It is too early for those of us outside Google to figure out what it means that Google Fiber has halted or suspended its plans to build Google Fiber networks in San Jose, Calif., Palo Alto, Calif. and Mountain View, Calif.
The stated reason for the pause is to allow Google Fiber to explore whether fixed wireless is a better option for building those networks. Construction speed and cost as well as lower overall capital investment are potentially major advantages.
Google apparently believes its gigabit speed offer can be offered using fixed wireless, instead of optical fiber.
Some skeptics might argue that the whole purpose of Google Fiber was to goad other competitors into upgrading to gigabit speeds--something that is happening nationally--and never to become a major ISP in its own right.
Whatever the outcome, it now is becoming clearer that physical media choices are increasing, where it comes to gigabit networks. In addition to fiber to the home, cable operators are doing so with their hybrid fiber coax networks, and it now appears fixed wireless and mobile networks (5G) will be able to do so, as well.
To an astounding degree, that is a major change in platform capabilities and potential business models. Until recently, it was generally assumed that only fiber to the home could support commercial and widespread gigabit speeds.
That will be less the case in the coming years, as 5G networks are deployed--in fixed and mobile variants--and as much as 29 GHz of new communications spectrum, including at least 7 GHz of unlicensed spectrum is released for use in the U.S. market.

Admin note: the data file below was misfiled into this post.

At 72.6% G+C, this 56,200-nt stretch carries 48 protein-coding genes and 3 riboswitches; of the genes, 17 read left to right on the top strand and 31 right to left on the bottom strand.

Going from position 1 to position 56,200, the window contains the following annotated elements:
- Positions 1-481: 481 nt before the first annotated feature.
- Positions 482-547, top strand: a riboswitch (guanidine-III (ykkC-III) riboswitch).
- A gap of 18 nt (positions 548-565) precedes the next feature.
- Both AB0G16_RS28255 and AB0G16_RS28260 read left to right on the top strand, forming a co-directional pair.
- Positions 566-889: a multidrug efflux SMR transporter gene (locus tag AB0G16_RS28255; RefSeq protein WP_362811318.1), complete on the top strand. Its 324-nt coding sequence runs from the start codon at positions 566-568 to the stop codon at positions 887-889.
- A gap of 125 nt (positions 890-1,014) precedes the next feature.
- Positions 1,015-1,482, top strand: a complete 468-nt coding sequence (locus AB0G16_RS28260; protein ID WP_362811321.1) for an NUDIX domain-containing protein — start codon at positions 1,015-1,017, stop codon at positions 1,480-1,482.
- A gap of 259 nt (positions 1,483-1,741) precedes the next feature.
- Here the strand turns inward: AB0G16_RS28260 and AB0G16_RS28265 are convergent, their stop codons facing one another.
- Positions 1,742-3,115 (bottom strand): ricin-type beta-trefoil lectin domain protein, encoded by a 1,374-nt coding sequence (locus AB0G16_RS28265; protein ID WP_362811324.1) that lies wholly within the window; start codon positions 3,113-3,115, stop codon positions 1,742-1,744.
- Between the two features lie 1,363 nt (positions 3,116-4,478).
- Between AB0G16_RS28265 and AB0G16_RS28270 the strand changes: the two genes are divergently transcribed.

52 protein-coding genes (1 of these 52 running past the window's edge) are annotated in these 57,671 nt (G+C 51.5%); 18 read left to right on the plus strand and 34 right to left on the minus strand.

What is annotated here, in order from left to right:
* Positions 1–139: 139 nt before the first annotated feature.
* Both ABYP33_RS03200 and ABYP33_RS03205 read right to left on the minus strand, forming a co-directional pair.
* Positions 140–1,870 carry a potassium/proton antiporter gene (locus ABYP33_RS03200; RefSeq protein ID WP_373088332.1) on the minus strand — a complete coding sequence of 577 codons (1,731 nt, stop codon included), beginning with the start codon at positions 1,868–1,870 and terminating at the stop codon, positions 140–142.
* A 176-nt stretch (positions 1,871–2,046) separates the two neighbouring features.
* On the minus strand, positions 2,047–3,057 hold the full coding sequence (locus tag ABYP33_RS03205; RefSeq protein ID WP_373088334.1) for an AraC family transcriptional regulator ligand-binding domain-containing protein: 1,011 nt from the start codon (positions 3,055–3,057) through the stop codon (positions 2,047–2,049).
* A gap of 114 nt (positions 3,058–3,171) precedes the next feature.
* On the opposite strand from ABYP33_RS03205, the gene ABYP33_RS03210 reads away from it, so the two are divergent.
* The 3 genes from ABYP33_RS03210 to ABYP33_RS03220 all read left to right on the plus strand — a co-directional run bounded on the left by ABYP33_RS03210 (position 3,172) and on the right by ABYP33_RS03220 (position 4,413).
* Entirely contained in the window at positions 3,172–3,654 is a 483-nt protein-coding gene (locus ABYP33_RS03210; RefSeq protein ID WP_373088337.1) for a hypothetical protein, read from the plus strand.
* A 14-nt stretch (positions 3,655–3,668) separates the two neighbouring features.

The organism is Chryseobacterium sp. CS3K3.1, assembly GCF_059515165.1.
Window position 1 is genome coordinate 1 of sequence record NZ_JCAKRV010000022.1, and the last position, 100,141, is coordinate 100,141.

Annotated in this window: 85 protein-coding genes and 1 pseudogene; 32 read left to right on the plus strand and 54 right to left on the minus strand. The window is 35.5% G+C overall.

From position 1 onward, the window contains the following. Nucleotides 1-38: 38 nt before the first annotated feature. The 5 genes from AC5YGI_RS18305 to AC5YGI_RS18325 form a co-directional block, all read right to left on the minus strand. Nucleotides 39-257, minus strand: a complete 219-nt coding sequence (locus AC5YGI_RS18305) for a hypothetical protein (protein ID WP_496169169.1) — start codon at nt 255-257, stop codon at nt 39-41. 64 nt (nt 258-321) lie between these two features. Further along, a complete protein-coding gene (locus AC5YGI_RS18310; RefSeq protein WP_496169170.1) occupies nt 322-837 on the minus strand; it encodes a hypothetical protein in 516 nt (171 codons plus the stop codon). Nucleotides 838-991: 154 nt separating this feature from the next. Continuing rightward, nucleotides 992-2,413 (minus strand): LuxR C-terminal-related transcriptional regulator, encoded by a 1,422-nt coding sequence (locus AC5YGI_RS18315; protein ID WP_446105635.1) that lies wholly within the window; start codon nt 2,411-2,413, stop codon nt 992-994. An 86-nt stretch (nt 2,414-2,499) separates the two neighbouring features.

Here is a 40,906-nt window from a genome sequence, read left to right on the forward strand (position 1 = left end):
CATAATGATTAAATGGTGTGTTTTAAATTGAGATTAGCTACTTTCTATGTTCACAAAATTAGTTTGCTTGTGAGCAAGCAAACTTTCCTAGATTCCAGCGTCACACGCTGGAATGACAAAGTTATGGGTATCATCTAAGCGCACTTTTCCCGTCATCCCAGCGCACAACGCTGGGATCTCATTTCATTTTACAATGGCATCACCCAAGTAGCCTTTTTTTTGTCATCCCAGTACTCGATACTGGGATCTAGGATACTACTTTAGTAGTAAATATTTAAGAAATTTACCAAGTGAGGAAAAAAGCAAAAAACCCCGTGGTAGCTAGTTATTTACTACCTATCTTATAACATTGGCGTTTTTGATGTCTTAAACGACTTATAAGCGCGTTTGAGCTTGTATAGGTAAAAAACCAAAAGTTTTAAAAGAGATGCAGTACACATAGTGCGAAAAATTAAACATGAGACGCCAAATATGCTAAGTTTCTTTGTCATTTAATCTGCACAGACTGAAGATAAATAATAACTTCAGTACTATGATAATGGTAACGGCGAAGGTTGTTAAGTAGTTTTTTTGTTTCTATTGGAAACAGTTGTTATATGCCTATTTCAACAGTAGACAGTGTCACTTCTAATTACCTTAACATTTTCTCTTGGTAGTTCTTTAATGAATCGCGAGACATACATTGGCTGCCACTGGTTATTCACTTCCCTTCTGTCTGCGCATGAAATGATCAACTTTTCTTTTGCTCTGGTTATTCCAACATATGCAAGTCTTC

AT&T says it has achieved speeds up to 14 Gbps using millimeter wave radio in what appears to be a point-to-point application, and speeds up to 5 Gbps to two users, in what appears to be point-to-multipoint application.
That test appears to have used 15-GHz frequencies. AT&T says it now will test propagation at 28 GHz.
Separately, Google has asked the Federal Communications Commission for authorization to conduct radio experiments in the new Citizens Broadband Radio Service (CBRS) band, at 24 U.S. locations.
That is important for several reasons. First, the CBRS is the first U.S. frequency band to feature shared spectrum access: commercial users and licensed government users will share access to bandwidth.
Second, CBRS will be a major new way for Google--and other ISPs--to provide Internet access services, beyond Google Fiber.
Third, the move suggests the coming important role of fixed wireless in the U.S. ISP business.
Google plans to deploy initially in Atwater, Calif., Mountain View, Calif., Palo Alto, Calif., San Bruno, Calif., San Francisco, San Jose, Calif., Boulder, Colo., Kansas City, Kan., Omaha, Neb., Raleigh, N.C., Provo, Utah, and Reston, Va.
Those locations skew heavily to major urban areas near Google’s headquarters, some sites where Google Fiber already operates, but also some new smaller-market locations.
The initial test locations also indicate Google wants to test interference issues in areas where licensed users are active (coastal regions are issue for some licensees).
Google apparently also is looking at locations where it already operates Google Fiber, potentially adding a new access technology option to the current fiber-to-home approach.
Google says “operations vary from 7 km to 40 km from the geographic center point of each test area.” That implies potential testing of signal propagation and interference testing ranging from four miles to nearly 25 miles.
The test locations are not commercial launch sites, Google says.